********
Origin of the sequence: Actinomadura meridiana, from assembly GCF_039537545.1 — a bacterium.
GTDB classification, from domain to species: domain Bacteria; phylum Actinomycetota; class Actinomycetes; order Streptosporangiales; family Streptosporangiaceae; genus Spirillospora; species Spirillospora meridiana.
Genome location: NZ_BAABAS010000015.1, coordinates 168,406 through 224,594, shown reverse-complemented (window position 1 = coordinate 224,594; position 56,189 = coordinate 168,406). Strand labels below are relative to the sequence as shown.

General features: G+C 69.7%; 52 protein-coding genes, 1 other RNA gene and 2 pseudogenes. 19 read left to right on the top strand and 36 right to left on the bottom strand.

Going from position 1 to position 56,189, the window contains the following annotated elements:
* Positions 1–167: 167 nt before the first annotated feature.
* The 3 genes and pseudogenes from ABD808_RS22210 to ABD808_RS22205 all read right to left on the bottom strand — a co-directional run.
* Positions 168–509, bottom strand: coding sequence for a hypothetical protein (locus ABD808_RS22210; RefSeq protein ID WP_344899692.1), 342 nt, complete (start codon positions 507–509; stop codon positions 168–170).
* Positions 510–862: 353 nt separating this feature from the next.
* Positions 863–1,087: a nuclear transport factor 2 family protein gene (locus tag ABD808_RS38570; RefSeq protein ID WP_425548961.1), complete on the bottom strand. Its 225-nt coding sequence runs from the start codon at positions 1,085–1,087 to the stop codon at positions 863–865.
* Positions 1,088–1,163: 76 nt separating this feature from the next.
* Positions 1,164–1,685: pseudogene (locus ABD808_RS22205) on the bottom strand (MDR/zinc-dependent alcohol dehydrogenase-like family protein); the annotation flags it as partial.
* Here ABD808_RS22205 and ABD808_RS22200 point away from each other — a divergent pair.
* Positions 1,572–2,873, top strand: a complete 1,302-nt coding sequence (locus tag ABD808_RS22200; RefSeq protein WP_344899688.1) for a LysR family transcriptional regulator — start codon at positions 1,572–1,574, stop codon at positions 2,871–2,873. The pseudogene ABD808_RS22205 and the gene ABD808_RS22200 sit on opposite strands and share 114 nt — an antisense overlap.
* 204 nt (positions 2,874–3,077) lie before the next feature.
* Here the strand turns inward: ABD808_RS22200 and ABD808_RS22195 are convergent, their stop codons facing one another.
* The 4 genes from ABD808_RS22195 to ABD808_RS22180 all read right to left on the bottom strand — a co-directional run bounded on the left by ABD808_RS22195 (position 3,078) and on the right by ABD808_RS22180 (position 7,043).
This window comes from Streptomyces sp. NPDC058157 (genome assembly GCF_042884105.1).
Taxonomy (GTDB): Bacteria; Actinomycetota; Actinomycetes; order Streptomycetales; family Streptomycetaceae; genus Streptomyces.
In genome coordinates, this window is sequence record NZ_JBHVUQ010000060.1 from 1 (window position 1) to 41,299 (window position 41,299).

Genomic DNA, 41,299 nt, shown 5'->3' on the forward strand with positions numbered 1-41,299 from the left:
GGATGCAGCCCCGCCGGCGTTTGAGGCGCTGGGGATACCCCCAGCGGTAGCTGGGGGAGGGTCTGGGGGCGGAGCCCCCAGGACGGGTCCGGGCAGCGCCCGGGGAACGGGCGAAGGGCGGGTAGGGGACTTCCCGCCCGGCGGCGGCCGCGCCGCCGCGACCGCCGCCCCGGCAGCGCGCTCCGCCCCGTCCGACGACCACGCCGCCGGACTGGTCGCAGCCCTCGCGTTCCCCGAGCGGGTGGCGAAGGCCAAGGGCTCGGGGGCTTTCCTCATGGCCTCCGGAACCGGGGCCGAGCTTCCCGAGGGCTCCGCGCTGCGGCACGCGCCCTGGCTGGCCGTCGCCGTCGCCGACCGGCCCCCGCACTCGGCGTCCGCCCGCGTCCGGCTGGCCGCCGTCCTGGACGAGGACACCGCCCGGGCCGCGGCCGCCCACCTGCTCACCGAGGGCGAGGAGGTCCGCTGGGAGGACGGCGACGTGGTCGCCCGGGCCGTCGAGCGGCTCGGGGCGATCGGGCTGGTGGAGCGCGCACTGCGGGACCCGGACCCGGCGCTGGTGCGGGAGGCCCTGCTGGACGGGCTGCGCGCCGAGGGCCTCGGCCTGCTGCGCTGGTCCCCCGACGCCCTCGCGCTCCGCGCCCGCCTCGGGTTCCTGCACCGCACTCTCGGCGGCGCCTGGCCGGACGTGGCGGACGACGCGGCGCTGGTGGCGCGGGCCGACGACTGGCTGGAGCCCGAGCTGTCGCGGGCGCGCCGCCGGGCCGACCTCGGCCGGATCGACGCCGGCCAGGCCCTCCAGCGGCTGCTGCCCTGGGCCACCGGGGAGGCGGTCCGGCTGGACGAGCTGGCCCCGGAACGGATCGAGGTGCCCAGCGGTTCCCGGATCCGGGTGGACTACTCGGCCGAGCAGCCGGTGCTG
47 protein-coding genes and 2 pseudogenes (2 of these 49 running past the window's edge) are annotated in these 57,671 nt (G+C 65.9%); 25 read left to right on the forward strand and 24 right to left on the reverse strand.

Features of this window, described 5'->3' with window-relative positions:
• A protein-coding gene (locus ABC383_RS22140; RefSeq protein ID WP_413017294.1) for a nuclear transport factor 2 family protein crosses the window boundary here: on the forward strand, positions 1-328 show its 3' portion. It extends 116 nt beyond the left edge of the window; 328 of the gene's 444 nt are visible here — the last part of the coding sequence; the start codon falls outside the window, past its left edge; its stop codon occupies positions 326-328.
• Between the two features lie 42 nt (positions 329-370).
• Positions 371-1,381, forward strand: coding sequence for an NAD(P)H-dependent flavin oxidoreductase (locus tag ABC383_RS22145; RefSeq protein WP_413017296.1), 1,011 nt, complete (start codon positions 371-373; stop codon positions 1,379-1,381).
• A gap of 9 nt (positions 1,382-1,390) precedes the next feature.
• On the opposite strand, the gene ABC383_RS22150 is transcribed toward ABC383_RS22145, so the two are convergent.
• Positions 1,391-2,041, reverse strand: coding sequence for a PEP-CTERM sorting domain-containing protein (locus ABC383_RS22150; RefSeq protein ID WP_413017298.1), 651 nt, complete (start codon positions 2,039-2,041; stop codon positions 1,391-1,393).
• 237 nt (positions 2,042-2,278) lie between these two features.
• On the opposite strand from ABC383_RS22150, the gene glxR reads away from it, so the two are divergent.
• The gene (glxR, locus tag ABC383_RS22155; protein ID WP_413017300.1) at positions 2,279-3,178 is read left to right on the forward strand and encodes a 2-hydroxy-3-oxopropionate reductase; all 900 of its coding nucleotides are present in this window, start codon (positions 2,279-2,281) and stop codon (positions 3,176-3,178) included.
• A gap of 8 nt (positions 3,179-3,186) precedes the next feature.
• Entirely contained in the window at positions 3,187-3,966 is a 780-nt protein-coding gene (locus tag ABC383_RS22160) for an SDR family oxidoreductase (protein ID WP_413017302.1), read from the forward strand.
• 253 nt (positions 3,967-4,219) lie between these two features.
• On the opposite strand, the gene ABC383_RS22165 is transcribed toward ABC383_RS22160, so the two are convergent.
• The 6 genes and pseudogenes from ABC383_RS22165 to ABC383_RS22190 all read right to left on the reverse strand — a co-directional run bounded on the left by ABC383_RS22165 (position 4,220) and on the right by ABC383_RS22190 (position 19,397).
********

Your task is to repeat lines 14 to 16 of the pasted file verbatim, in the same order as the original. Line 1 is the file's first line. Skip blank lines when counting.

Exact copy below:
* Positions 1,572–2,873, top strand: a complete 1,302-nt coding sequence (locus tag ABD808_RS22200; RefSeq protein WP_344899688.1) for a LysR family transcriptional regulator — start codon at positions 1,572–1,574, stop codon at positions 2,871–2,873. The pseudogene ABD808_RS22205 and the gene ABD808_RS22200 sit on opposite strands and share 114 nt — an antisense overlap.
* 204 nt (positions 2,874–3,077) lie before the next feature.
* Here the strand turns inward: ABD808_RS22200 and ABD808_RS22195 are convergent, their stop codons facing one another.